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What Does Science Know About Mysterious Ball Lightning?

Even with a scientific video of the phenomenon, we know a lot about very little and very little of a lot.


Dr. Alfredo Carpineti


Dr. Alfredo Carpineti

Senior Staff Writer & Space Correspondent

Alfredo (he/him) has a PhD in Astrophysics on galaxy evolution and a Master's in Quantum Fields and Fundamental Forces.

Senior Staff Writer & Space Correspondent

Lightning strikes through a cloud.

Ball Lightning might be a consequence of regular lightning. 

Image Credit: DesiDrewPhotography/

Ball lightning is one of those phenomena that could very easily be made up. It's basically a floating luminous sphere of plasma that can sometimes explode with no clear explanation, sometimes leaving behind a smell of sulfur. It can be seen as a marvelous and beautifully eerie event or as a tremendous portent leaving death and destruction in its wake. It sounds like some sort of fantasy or sci-fi creation, but the consensus is that ball lightning is very real albeit extremely rare. However, annoyingly, it's not exactly clear how it forms.

The phenomenon itself is associated with electrical storms similar but entirely unrelated to another peculiar "lightning" known as St. Elmo’s Fire. For a while it wasn't clear if the phenomenon did exist, but now balls of plasma have been created in the lab in multiple ways, which have strengthened the case for its existence when we mostly had just anecdotal accounts. However, there is no reason to assume that any mechanism discovered in the lab is the same one happening in nature.


A Scientific Video Of Ball Lightning

The best explanation for ball lightning, as well as the best scientific observation, comes from a paper from almost a decade ago. Researchers at the Northwest Normal University in Lanzhou, China, had set up a camera and spectrometer to study lightning and its composition in the Qinghai Plateau. The region has frequent lightning and in July 2012, a lightning strike was seen leaving a floating sphere behind, which you can see in the video below.

The video recorded is from 900 meters (2,953 feet) away and shows a glow of about 5 meters (16.4 feet). The actual ball lightning is expected to be smaller than that. On top of seeing the event on camera despite the distance, it’s the spectrometer that is interesting. The instrument analyzed the chemical composition of luminous objects, and researchers could tell that the ball contained silicon, iron, and calcium.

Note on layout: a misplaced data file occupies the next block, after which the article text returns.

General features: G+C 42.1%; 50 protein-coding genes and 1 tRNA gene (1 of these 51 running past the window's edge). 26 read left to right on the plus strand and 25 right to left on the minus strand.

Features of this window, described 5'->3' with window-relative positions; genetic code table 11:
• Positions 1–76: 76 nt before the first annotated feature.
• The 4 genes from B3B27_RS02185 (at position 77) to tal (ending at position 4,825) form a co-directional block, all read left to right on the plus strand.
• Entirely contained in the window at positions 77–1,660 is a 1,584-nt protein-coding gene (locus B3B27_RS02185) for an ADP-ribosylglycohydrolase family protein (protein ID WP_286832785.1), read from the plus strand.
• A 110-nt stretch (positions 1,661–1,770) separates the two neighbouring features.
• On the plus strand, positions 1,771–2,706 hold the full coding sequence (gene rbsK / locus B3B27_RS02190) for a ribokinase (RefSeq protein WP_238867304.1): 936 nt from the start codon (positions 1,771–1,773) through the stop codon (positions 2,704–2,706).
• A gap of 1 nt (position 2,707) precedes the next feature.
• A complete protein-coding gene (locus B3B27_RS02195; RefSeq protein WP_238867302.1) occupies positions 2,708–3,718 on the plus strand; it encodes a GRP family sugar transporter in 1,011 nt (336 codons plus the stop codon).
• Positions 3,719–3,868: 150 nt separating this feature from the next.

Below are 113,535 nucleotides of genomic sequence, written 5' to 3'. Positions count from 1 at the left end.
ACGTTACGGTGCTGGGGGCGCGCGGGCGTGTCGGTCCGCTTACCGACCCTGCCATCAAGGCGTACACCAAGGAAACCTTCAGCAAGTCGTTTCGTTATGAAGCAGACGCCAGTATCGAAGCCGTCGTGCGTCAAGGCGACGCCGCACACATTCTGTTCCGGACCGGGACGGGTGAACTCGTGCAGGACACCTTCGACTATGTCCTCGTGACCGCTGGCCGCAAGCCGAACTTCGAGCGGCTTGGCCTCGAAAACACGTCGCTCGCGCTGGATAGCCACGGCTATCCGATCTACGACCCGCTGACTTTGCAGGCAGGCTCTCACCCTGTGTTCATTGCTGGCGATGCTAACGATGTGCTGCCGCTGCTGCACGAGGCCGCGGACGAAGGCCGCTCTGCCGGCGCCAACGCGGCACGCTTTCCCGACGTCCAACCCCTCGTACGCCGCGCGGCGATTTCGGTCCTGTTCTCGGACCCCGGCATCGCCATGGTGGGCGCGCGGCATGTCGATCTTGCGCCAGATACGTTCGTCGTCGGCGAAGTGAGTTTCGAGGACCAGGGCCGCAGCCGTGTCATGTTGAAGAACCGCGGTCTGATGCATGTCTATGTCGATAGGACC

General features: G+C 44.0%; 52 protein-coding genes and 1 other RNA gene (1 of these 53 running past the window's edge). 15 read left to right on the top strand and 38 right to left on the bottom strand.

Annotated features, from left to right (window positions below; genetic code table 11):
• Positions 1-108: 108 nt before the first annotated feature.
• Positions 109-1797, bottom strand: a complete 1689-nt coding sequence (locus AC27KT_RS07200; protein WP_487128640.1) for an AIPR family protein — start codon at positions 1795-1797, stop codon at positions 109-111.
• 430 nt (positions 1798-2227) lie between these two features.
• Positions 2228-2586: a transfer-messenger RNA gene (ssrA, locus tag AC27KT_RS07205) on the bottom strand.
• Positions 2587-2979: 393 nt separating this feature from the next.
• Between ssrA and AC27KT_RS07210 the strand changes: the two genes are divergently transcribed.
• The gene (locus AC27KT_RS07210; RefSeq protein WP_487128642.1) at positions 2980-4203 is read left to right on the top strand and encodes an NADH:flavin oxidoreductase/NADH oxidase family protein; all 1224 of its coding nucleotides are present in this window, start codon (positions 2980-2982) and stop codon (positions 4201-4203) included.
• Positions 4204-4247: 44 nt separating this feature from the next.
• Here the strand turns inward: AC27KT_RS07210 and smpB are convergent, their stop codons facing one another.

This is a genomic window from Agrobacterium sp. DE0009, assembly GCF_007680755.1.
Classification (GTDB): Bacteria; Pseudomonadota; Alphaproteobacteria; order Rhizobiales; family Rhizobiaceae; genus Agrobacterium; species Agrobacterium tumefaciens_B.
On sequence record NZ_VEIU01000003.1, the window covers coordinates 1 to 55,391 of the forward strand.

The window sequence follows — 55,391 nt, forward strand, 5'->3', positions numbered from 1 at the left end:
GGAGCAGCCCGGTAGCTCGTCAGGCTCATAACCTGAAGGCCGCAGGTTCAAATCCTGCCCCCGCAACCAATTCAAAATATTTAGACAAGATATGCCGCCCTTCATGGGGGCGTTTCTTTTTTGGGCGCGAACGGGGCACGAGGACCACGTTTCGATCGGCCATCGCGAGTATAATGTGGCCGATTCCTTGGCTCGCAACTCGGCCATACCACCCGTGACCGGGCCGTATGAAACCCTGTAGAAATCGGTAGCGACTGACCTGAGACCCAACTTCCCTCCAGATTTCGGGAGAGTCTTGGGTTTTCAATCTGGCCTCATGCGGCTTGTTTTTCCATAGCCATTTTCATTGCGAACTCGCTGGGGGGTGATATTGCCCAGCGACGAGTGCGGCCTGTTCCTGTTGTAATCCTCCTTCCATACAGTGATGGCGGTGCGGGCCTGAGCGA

These are elements abundant in soil, suggesting that ball lightning is the result of regular lightning hitting the ground and vaporizing the soil. The vapor of silicon interacts with oxygen in the air, creating heat and glowing. This scenario is consistent with one possible hypothesis of how ball lightning can form. But other hypotheses exist, and perhaps there are more ways than one to make this type of lightning.

Seeing A Ball Lightning

The researchers were not able to see how far from the ground the ball lightning was, but it floated about 10 meters (32.8 feet) horizontally before climbing about 3 meters (9.8 feet). In general, it is very difficult to observe the phenomenon unless you are very close, and being close is risky, with several historical reports of injuries and even death.

“The brightness of ball lightning is typically given by witnesses as comparable to that of a 100 W lamp," Mark Stenhoff, the author of Ball Lighting (1999), told IFLScience. "In daylight conditions, it would be difficult to view it from much of a distance. It is often reported fairly close to the ground, so obstructions would also limit the distance over which it could be observed in an urban environment.”

There are many unknowns still surrounding the mysterious phenomenon. Possibilities continue to be floated about, just like ball lighting before it dissipates.  

All “explainer” articles are confirmed by fact checkers to be correct at time of publishing. Text, images, and links may be edited, removed, or added to at a later date to keep information current.  


spaceSpace and Physicsspacephysics
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